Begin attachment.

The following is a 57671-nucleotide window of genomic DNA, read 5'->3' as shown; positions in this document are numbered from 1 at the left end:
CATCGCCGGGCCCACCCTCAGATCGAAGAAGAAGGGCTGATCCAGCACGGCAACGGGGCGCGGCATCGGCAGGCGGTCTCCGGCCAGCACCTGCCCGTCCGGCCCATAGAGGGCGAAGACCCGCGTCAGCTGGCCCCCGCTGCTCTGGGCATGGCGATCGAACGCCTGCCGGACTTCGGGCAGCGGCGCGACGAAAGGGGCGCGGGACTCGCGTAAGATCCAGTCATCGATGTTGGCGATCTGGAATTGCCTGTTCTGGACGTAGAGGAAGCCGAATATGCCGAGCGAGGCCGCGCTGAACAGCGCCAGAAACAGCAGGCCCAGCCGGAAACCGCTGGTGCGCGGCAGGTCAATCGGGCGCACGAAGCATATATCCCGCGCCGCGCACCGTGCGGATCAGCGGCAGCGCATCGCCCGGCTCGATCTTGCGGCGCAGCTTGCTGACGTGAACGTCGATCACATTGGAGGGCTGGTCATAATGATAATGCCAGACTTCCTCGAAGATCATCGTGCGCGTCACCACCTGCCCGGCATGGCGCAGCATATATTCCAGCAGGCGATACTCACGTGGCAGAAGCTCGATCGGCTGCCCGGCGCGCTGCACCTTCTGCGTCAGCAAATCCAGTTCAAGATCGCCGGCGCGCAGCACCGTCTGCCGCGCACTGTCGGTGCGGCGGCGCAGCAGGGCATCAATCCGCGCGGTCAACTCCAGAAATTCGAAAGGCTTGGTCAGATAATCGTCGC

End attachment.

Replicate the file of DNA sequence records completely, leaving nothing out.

The following is a 57671-nucleotide window of genomic DNA, read 5'->3' as shown; positions in this document are numbered from 1 at the left end:
CATCGCCGGGCCCACCCTCAGATCGAAGAAGAAGGGCTGATCCAGCACGGCAACGGGGCGCGGCATCGGCAGGCGGTCTCCGGCCAGCACCTGCCCGTCCGGCCCATAGAGGGCGAAGACCCGCGTCAGCTGGCCCCCGCTGCTCTGGGCATGGCGATCGAACGCCTGCCGGACTTCGGGCAGCGGCGCGACGAAAGGGGCGCGGGACTCGCGTAAGATCCAGTCATCGATGTTGGCGATCTGGAATTGCCTGTTCTGGACGTAGAGGAAGCCGAATATGCCGAGCGAGGCCGCGCTGAACAGCGCCAGAAACAGCAGGCCCAGCCGGAAACCGCTGGTGCGCGGCAGGTCAATCGGGCGCACGAAGCATATATCCCGCGCCGCGCACCGTGCGGATCAGCGGCAGCGCATCGCCCGGCTCGATCTTGCGGCGCAGCTTGCTGACGTGAACGTCGATCACATTGGAGGGCTGGTCATAATGATAATGCCAGACTTCCTCGAAGATCATCGTGCGCGTCACCACCTGCCCGGCATGGCGCAGCATATATTCCAGCAGGCGATACTCACGTGGCAGAAGCTCGATCGGCTGCCCGGCGCGCTGCACCTTCTGCGTCAGCAAATCCAGTTCAAGATCGCCGGCGCGCAGCACCGTCTGCCGCGCACTGTCGGTGCGGCGGCGCAGCAGGGCATCAATCCGCGCGGTCAACTCCAGAAATTCGAAAGGCTTGGTCAGATAATCGTCGC